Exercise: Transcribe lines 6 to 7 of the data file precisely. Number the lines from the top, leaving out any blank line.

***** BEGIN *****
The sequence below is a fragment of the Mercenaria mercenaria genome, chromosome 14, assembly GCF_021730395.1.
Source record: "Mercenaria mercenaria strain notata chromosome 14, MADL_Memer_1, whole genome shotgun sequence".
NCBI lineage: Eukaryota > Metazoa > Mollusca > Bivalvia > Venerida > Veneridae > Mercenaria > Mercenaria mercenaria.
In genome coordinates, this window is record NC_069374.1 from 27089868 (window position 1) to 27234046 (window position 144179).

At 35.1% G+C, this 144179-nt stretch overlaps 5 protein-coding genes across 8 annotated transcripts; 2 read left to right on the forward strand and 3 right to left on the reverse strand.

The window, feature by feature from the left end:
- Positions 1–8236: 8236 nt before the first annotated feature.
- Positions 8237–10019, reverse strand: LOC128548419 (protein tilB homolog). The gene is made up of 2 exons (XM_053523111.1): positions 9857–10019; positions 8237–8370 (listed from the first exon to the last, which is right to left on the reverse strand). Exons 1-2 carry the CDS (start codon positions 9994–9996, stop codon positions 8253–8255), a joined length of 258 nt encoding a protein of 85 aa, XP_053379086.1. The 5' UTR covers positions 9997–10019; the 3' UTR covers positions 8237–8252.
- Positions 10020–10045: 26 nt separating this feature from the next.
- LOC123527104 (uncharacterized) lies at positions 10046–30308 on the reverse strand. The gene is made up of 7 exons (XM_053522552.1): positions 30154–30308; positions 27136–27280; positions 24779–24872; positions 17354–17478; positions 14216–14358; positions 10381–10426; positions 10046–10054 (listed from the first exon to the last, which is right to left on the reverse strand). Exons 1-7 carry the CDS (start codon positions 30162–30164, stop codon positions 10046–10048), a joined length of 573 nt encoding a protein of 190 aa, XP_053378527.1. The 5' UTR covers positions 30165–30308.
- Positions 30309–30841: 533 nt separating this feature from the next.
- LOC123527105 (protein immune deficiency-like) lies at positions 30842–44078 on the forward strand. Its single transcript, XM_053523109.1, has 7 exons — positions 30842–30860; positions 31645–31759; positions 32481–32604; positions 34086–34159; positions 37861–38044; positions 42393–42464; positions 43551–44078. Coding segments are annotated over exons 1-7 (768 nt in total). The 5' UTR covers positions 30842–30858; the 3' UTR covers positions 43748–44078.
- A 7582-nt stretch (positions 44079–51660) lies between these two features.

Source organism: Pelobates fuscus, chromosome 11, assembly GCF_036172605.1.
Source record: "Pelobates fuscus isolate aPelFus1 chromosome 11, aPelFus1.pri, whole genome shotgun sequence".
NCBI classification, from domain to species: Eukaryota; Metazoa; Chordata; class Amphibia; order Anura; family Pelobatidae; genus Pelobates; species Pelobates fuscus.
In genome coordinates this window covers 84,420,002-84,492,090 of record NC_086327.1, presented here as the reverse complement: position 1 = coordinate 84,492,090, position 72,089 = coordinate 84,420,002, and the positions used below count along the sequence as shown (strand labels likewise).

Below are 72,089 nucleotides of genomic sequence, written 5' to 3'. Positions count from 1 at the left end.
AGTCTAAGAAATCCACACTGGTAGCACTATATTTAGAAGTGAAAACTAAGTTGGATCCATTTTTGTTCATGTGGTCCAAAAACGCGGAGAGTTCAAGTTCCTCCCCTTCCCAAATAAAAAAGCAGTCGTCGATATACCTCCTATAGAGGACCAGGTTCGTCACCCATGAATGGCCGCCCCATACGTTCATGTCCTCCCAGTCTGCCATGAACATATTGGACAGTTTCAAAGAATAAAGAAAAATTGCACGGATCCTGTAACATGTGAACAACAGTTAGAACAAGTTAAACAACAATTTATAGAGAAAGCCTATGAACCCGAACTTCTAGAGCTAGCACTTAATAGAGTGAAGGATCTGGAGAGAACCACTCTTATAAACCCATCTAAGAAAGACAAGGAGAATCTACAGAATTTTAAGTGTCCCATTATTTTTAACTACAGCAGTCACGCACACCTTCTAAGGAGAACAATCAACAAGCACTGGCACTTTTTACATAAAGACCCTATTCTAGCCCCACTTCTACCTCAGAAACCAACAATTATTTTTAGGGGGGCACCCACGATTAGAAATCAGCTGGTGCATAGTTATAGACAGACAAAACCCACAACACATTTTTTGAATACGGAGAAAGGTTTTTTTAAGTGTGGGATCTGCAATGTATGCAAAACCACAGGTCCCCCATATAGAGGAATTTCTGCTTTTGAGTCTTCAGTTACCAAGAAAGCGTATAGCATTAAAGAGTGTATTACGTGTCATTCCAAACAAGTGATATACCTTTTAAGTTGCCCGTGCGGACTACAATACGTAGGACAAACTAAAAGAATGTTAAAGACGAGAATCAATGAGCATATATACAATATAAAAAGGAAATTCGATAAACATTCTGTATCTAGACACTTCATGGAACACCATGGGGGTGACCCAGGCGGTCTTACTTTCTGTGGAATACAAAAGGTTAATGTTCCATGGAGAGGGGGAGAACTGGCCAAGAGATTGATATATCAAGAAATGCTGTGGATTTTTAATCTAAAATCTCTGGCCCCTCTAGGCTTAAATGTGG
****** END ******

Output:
The window, feature by feature from the left end:
- Positions 1–8236: 8236 nt before the first annotated feature.